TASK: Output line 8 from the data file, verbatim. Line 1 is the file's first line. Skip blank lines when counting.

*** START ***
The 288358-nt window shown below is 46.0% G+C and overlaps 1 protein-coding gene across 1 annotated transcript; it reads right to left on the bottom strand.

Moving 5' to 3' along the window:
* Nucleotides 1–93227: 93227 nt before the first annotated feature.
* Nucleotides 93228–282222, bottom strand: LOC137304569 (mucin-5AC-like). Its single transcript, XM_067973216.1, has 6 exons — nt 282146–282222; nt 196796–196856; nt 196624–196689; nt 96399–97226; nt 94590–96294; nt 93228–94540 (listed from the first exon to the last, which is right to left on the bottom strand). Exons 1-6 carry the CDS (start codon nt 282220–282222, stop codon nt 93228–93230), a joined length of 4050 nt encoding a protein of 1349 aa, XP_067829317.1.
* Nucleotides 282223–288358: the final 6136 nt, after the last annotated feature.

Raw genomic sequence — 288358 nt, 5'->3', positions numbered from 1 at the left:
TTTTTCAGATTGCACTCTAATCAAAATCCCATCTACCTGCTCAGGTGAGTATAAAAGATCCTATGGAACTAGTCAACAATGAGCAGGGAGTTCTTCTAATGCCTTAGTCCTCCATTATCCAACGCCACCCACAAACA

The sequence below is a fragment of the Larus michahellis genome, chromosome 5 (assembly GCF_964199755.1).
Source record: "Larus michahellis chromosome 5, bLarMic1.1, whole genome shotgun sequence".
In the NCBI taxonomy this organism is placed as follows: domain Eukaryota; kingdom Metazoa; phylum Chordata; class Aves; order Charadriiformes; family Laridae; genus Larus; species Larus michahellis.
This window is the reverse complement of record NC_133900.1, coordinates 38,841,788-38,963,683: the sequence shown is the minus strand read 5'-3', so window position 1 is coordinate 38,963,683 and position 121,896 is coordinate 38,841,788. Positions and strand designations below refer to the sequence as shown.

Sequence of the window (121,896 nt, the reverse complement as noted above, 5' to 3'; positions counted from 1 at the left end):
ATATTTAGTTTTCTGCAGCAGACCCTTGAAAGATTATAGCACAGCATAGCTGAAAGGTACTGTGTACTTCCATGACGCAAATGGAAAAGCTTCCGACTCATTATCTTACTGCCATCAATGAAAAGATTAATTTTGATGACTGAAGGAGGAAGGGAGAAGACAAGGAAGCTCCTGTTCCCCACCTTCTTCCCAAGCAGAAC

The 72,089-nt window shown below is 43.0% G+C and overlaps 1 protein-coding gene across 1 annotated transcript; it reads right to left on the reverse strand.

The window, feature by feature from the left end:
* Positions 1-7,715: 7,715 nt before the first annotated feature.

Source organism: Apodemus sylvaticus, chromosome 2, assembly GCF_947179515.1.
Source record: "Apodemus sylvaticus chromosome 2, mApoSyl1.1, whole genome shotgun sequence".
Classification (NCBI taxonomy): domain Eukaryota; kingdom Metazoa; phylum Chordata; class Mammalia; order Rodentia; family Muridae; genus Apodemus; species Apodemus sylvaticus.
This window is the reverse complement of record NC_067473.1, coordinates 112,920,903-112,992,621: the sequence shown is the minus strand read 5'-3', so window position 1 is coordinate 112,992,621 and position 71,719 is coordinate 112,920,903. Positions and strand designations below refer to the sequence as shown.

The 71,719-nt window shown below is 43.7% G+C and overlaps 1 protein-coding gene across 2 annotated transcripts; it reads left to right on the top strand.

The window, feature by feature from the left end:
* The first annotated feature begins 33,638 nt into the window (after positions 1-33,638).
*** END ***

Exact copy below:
The sequence below is a fragment of the Larus michahellis genome, chromosome 5 (assembly GCF_964199755.1).